Bills introduced in the New Jersey Legislature at the end of October would require "assisted living facilities, dementia care facilities, hospitals, and long-term care facilities" to 

"(1) require annual education on advance care planning, end-of-life care and POLST forms for administrative and professional medical staff"

"(2) provide patients and their families, as appropriate, educational materials on POLST forms, advance directives, and hospice and palliative care"

"(3) implement policies to identify and address end-of-life issues upon patients’ admission to facility."

The Department of Health may suspend the license of a facility that fails to comply. It is unfortunate that such state legislation is needed when these duties were already imposed by the Patient Self Determination Act nearly 30 years ago.


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This entry was posted in Health Care and tagged . Posted by Thaddeus Mason Pope, JD, PhD. Bookmark the permalink.

11/03/2018

Psychedelic Medicine: Galvanizing Changes in Law and Policy to Allow Access for Patients Suffering Anxiety Associated with Terminal Illness

Check out this talk by Kathryn Tucker at Yale on November 15: "Psychedelic Medicine: Galvanizing Changes in Law and Policy to Allow Access for Patients Suffering Anxiety Associated with Terminal Illness.”

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This entry was posted in Health Care and tagged . Posted by Thaddeus Mason Pope, JD, PhD. Bookmark the permalink.

11/02/2018

BioethicsTV (October 29-November 2): #TheGoodDoctor; #ChicagoMed

by Craig Klugman, Ph.D.

 “Exploring ethical issues in TV medical dramas”
Jump to The Good Doctor (Episode 2; Episode 5): “No, Dr. Melendez that is not an IRB”; Physicians cannot be compelled to maintain a patient’s lie; Jump to Chicago Med (Season 4; Episode 6): Saving an abused non-resident spouse; stolen children; medical error blame

The Good Doctor (Episode 2; Episode 5): “No, Dr. Melendez that is not an IRB”; Physicians cannot be compelled to maintain a patient’s lie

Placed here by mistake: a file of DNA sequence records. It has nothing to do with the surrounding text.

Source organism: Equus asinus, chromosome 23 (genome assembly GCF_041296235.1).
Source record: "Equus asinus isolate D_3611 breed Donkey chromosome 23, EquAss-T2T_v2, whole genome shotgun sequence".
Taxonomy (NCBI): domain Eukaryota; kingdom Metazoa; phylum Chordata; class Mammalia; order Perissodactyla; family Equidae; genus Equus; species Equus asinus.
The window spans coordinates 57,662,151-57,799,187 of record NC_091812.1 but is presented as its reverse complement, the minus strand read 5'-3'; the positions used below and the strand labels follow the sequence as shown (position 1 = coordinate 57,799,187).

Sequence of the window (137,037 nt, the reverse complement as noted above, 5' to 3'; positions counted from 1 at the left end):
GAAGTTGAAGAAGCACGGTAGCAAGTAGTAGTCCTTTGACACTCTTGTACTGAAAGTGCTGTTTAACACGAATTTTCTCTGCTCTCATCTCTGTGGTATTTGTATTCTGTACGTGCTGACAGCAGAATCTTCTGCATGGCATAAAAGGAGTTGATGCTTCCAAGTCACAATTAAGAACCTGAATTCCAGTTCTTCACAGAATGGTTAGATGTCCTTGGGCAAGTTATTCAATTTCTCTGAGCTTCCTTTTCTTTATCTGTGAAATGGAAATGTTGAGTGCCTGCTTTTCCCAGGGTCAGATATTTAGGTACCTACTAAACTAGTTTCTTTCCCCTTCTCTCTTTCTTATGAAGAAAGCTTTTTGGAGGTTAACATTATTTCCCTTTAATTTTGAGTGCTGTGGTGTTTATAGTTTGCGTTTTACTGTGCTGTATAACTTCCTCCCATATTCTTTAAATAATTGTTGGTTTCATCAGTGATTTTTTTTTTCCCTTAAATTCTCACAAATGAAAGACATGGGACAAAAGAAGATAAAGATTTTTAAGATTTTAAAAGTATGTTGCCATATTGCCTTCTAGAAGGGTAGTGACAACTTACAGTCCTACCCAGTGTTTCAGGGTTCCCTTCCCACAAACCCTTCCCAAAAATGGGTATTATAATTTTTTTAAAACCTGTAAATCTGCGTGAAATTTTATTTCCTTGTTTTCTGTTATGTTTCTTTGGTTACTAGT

A 42 year old female with intermittent PVT (an irregular heart beat) is brought to the hospital. She is frail because of her anorexia.…

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This entry was posted in BioethicsTV, Featured Posts, Research Ethics and tagged , . Posted by Craig Klugman. Bookmark the permalink.

11/02/2018

Could an ELF Have Saved Baselga?

by Lisa Kearns, MS, MA, and Arthur Caplan, PhD

A few months ago we called for a new conflict of interest (COI) disclosure policy. Recent events at Memorial Sloan Kettering Cancer Center (MSK) underscore the urgency in addressing COI. We encourage researchers to create an “ELF,” an electronic long-form disclosure statement that lists financial relationships, as well as any political, advocacy, or religious points of view, pertinent investments, and the like — any information that could help readers assess potential author bias. ELFs would be maintained by faculty and posted online, as part of their professional bios. The ELF could be linked electronically to all journal articles, included as a URL with author bios at the end of print versions or slide presentations, submitted when trials are registered on ClinicalTrials.gov or other databases, and required as part of NIH grant submissions and by agencies forming advisory panels.…

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This entry was posted in Conflict of Interest, Featured Posts, Science and tagged . Posted by Arthur Caplan. Bookmark the permalink.